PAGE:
Many times every day, each of us asks consciously and unconsciously, “What do I want?” and “How can I get it?” We respond to these questions with ideas about value.
We perceive value imperfectly. For example, we sometimes get what we thought we wanted and wonder why we wanted it, or we do what we deemed sufficient and fail to obtain intended outcomes.
Because we can fulfill current want—whether it be for a drink of water a few moments from now, a comfortable retirement in thirty years, or peace on Earth—only in the future, we realize value only to the extent we predict with accuracy greater than we can achieve by pure chance both that we’ll feel satisfaction when we attain our ends and that we’ll prove our means sufficient.
Over many millennia, humans have identified a set of behaviors, which we now term a “scientific method” or “science,” by which we discover repeating patterns and use them to make successful predictions. We have included in this method questioning, observing (both with physical senses and by introspection), reasoning, predicting, testing prediction against experience, inviting others to do so, and—critically important—repeating these behaviors without end.
Science is the basis for all meaningful choice, since foreknowledge of outcome is the essence of such choice. Science is how we increase satisfaction and lessen suffering.
Whenever we ask, “What do I want?” or “How can I get it?”—that is, whenever we address questions of value—we have opportunity to practice science. By evolving to practice more competently, we may more accurately discern and more fully realize value. We may more often get what we want and be satisfied with what we get.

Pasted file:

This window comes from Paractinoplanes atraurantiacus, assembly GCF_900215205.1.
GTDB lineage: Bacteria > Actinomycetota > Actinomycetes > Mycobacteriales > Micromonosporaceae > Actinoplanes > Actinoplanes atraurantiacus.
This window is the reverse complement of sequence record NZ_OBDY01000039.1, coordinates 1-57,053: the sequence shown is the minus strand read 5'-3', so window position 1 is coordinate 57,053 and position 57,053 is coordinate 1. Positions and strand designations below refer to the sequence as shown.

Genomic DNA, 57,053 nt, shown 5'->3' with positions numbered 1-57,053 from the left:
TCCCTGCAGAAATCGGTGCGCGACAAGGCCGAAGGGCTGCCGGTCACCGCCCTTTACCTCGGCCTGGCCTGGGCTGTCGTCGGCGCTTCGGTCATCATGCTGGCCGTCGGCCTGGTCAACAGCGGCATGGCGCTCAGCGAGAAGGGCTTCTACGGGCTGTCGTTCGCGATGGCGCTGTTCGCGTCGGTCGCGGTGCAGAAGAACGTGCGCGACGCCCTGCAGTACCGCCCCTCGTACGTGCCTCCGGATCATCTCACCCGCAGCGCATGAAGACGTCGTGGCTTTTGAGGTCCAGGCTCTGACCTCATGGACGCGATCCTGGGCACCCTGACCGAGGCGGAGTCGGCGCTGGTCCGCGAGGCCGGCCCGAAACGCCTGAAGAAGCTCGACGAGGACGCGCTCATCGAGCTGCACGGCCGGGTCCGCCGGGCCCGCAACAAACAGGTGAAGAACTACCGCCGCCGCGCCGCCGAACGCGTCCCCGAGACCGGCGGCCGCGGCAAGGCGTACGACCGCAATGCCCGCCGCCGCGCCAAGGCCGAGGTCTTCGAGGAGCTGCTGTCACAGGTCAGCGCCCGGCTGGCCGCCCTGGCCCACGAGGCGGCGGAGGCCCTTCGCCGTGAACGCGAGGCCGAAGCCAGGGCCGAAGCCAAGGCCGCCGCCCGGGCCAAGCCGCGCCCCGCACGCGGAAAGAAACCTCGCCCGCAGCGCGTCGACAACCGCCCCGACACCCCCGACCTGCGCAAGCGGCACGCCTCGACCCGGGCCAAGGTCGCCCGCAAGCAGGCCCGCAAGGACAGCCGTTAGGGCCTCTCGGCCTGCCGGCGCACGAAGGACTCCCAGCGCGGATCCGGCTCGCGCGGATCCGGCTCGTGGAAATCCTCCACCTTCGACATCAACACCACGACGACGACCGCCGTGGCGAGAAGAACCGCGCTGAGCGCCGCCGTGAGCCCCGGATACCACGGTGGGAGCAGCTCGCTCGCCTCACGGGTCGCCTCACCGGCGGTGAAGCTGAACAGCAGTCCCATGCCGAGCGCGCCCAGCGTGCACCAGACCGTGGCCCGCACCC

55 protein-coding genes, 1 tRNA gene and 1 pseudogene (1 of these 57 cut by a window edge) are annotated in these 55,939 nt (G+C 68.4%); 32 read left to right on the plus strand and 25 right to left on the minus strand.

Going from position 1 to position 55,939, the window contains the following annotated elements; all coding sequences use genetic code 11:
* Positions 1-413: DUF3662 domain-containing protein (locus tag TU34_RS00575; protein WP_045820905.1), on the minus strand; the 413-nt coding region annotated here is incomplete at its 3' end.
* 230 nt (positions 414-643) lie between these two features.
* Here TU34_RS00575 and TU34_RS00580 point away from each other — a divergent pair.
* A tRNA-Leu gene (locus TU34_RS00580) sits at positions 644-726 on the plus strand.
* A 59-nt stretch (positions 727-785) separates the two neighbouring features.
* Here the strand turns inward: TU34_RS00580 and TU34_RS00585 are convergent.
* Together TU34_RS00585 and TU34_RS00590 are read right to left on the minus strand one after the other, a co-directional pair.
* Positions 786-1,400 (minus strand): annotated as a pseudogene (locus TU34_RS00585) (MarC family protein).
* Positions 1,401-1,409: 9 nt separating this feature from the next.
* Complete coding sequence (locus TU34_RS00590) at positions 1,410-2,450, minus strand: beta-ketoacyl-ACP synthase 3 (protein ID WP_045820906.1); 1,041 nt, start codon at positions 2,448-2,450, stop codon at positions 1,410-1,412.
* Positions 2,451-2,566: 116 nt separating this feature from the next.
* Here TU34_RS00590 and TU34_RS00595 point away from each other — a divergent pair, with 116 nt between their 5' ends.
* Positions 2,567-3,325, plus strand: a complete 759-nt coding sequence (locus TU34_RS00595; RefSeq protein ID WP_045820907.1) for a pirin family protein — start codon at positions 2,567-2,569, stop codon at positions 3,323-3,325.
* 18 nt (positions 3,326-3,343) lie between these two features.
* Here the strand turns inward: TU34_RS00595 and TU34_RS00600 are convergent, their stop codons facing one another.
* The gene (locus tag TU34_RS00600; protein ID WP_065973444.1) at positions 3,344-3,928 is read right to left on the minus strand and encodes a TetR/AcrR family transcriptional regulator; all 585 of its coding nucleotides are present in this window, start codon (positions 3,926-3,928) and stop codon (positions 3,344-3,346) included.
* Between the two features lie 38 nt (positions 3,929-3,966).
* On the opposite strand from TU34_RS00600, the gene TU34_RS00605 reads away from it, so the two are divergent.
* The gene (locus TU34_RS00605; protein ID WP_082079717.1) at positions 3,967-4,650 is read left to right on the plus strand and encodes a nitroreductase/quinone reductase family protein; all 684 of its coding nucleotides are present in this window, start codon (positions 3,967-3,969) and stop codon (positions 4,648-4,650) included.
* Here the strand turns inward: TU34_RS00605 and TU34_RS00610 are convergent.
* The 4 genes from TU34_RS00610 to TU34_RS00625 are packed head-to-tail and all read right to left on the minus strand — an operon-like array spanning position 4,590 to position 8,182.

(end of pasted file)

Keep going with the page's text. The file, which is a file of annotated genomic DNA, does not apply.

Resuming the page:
Once, many people held beyond the domain of scientific inquiry questions about origins of the universe, Earth, and life. Today a growing number more often science to address these questions and perceive that when we approach them by other means, we pose impediments to our and others’ living and dying well.
Despite this trend to valuescience, people around the globe still hold many, and in some cases nearly all, questions of value as we describe them here beyond the purview of science. As more people more broadly and consistently science in response to questions of value, we evolve shared culture that we make basis for cooperating to live and die well. ❧
Article “Foundational Language for Ecological Culture,” Communities Magazine